Thursday, May 30, 2019

Microstory 1114: Willoughby Franklin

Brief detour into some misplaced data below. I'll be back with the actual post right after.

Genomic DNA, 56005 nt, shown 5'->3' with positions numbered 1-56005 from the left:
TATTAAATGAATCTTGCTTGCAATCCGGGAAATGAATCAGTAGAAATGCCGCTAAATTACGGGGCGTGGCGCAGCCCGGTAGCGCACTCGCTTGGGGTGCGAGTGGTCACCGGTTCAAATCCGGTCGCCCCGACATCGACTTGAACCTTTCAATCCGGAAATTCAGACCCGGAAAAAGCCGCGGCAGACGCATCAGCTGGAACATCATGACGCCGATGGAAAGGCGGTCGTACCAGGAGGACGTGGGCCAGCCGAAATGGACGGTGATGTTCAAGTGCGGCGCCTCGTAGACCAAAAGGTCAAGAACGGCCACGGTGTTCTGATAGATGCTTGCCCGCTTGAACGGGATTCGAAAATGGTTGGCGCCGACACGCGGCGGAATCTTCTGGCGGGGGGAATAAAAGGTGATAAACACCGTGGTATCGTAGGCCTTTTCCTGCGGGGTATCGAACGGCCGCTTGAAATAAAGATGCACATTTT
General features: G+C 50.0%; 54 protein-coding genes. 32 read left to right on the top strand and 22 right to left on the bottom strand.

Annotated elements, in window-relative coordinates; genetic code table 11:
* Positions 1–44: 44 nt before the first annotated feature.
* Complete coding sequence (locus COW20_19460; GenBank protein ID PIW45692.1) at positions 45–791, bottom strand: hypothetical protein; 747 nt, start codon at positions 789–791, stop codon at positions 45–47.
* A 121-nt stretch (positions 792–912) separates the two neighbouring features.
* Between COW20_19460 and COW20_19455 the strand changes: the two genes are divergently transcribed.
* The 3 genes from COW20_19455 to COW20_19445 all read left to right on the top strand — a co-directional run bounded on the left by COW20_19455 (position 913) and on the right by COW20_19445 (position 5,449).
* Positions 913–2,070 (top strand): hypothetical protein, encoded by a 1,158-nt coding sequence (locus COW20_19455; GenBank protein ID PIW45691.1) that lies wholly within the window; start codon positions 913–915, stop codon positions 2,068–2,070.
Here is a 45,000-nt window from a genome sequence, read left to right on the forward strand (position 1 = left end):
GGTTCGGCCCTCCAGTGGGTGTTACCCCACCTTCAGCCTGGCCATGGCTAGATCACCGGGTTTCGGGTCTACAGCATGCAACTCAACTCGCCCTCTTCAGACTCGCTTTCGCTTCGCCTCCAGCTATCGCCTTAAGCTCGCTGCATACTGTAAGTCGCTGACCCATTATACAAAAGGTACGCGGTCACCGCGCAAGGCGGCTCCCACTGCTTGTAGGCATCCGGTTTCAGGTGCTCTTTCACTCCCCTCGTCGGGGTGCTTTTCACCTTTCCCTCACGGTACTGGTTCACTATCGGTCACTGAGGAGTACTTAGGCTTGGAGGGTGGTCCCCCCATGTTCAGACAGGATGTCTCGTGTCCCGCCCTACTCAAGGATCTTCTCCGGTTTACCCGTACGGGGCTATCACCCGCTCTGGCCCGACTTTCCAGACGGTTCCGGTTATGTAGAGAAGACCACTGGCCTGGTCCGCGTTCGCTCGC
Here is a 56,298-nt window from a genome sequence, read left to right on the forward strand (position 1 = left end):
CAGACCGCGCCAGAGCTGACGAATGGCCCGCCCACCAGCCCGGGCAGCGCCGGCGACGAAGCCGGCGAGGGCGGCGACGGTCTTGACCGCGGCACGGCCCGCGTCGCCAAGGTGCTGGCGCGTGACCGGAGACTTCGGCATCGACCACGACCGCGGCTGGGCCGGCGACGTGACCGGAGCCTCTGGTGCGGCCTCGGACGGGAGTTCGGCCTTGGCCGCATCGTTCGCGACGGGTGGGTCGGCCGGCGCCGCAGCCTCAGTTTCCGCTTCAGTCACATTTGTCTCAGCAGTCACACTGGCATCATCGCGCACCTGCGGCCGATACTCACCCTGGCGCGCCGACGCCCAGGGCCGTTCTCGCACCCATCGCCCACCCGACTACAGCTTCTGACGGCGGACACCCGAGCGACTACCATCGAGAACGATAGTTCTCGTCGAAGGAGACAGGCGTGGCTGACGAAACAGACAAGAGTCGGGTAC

Willoughby Franklin was one of the most intelligent people of his day. His parents sent him off to higher education, hoping he would one day run their company, or at the very least, start one of his own. Instead, he chose a life of service. He was a member of ROTC while he was earning his bachelor’s degree from St. Louis University, as a civil engineering major. He then joined the United States Army, and ultimately the U.S. Army Corps of Engineers. When he was well into his career, a stranger approached him with a video file. The film was a collection of footage, showing Willoughby recovering from a severe gunshot wound to the head. It also showed him undergoing multiple surgeries, working through physical therapy, and coping with his new life. To the best of his recollection, Willoughby had never experienced any of this. His brain, and his intellect, were entirely intact. Unless he was going through life with both no memory, and no grasp on reality, this had never happened. The stranger gave him an address, and a time to be there, then quite literally disappeared around the corner before Willoughby could press him for more details. Who was this man in the video? Was it a twin he never knew about? A clone? What? He decided to show up at the address, not sure what to expect, but too worried about his own sanity to involve anyone else as backup. He found nothing of note in the abandoned house, until the walls of the living room began to transform. The walls gave way to molten video screens. More footage appeared, this time of Willoughby’s life growing up. Some scenes he recognized, but others he did not. Some even looked like they were of him, but much older. It showed people who were actually in his life, and wouldn’t have lied to him about a twin, so that theory didn’t hold up. Perhaps his entire family had been cloned too, along with a few neighborhood friends. Yet someone would have also had to build exact replicas of the two houses he lived in as a child, and that felt quite unlikely. No, this seemed to just be him, except he didn’t remember all these home movies. Finally, the montage was over, and the stranger walked in from the other door. He ceremoniously held up a small device that resembled a USB stick. “My surrogate father wore this after he was discharged for medical reasons,” the stranger said. “He suffered so much brain trauma that he couldn’t remember much of his life...or me, so he needed it as reminder. I recovered it from his body after he was finally killed, and sent it with an enemy of his killer, who I knew would be slipping into a divergent timeline. He then sought out the alternate version of me, and helped me get my memories back. I remember who I was when you were my father, and I remember this timeline now.” When Willoughby—who, of course, wasn’t wholly sold on the idea that there was some other version of him running around a parallel timeline—asked the stranger what he wanted, he smiled. “I want you to help me kill the man who killed you first.”

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